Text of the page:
When she moved to Ireland from India in 2008 I didn’t know her name. When she was admitted to hospital in Galway, on October 21 2012, I didn’t know her name. When she died of sepsis 7 days later I didn’t know her name.
October 28 2022 marked the 10 year anniversary of the death of Savita Halappanavar. At a commemoration march through central Dublin last month – the call over a loudspeaker was “say her name”. The response echoed on the city streets – “Savita”.
I wish I didn’t know her name.
I learned Savita’s name in mid-November 2012 when her story became news. Her body had already been repatriated to India. The Indian community in Galway, shocked and grappling with the potential role that Irish legislation had played in her death, contacted the media.
‘For God and Ulster’: Adrenaline coursed through my veins. A red mist descended over those around me
Kitty Holland of The Irish Times broke the story on November 14 2012. It was a watershed – there was an Ireland before we learned of Savita’s death – and there was another Ireland afterwards.
For many abortion was an issue of grand morals and religious teachings, viewed at a level of abstraction
On the march to commemorate Savita I felt conflicted. Savita’s story changed Ireland. Her image, replicated on posters at the event, is well known. I live close to the site where a mural of her was once painted. Every time I looked at her image I was pulled somewhere else. I thought about how often women’s personal stories are traded to access adequate care.
The news story around Savita’s death focused on whether her life would have been saved by the termination she requested. In 2012 abortion legislation was in a legal limbo in Ireland. Over the two decades between the X case and Savita’s death, four referendums were put to the Irish public on abortion and a number of reports were commissioned.
[ Ten Years On: The legacy of Savita Halappanavar ]
The same week that Savita’s story broke, then Minister for Health, James Reilly, received the latest report – from a Government appointed expert group assembled after a case against Ireland at The European Court of Human Rights – A, B and C v Ireland.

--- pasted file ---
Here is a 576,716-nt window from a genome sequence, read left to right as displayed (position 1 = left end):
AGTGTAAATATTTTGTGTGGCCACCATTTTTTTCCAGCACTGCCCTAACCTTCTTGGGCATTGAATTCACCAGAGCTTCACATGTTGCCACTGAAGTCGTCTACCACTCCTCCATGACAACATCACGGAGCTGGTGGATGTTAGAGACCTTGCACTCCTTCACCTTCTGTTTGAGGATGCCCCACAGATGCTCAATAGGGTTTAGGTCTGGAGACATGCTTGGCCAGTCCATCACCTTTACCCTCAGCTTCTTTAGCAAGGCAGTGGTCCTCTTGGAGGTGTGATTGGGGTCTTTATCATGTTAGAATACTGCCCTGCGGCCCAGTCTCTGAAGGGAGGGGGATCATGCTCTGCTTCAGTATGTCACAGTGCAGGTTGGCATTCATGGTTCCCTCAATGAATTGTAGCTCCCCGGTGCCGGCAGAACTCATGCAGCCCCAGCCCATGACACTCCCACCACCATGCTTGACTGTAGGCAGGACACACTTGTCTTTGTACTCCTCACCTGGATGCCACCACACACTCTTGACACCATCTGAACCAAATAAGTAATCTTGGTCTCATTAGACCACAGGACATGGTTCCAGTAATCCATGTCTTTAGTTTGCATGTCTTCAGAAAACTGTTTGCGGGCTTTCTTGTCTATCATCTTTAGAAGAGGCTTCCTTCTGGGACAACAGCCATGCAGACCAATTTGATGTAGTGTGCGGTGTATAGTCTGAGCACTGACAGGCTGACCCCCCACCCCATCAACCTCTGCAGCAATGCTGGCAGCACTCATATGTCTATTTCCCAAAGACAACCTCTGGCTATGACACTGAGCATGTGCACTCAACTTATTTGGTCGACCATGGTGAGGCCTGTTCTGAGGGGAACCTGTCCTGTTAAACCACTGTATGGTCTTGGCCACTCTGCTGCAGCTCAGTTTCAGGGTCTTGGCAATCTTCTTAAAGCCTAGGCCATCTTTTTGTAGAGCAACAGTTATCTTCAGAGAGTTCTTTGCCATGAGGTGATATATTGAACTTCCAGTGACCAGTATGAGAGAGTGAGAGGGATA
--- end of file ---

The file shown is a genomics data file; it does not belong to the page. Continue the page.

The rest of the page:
Though there was continued pressure on Ireland to act on abortion legislation from the European Court of Human Rights, and from a segment of the population active on the issue, in the main it was relegated to campaigners and those with personal experience of abortion. The results of a 2002 constitutional referendum, on a tightening of the ban on abortion including the removal of suicide as a grounds for abortion, was hair thin – with 50.42 per cent against the ban tightening and 49.58 per cent in favour.
For many abortion was an issue of grand morals and religious teachings, viewed at a level of abstraction. Those with direct experience of abortion were often silenced by the historic stigma connected to the issue. The past legislative cases had involved only initials – X, A, B, C – which had a certain distancing effect.
Against this backdrop, Savita’s story was a defining moment with political effects which cannot be overstated. It took the issue of abortion from abstraction and grounded it in the practical reality of a woman with whom the public empathised. Savita’s death moved people into action – it also moved a segment of the Irish public on their views surrounding abortion.
The need for personal storytelling is a feature of women’s health in Ireland
The public reaction was immediate. After the news broke, vigils were held around the country. That was followed by protests and a big grassroots organising effort culminating in the referendum in 2018.
Savita’s anniversary was an opportunity to highlight the abortion access issues which remain in Ireland despite the legislative change. In the public consciousness abortion access is now generally considered a done deal. The issue once again is an abstraction – until it isn’t.
[ How the death of Savita Halappanavar revolutionised Ireland ]
Not long ago a friend told me about her difficulties in accessing an abortion under the new regime. It’s a story that’s upsetting. It’s a story in which she wasn’t cared for in the way she’d hoped to be. It’s a story in which some of the phrases uttered to her echo the past we’ve supposedly escaped. But it’s also a personal story about a woman’s private life.
The need for personal storytelling is a feature of women’s health in Ireland. It’s evident in the current campaign for paid menopause leave. It’s evident in the growing awareness of the inadequate supports for the estimated 1 in 10 women with endometriosis, , where patients often find more support and information in the media rather than in healthcare settings. Instead of expecting healthcare women often have to campaign for healthcare.
On the march to commemorate Savita, I looked at her face. I thought about the burden her story carried – and where it brought us. I wondered how we could move towards remembering her – and let her rest.
Without Savita, without her personal story, it’s difficult to say where Ireland would now be.
Without Ireland it’s difficult to think about where Savita would now be. I wish that she was there.
I wish I didn’t know her name.
Gráinne Conroy is a writer based in Dublin with a focus on womanhood, Ireland and identity.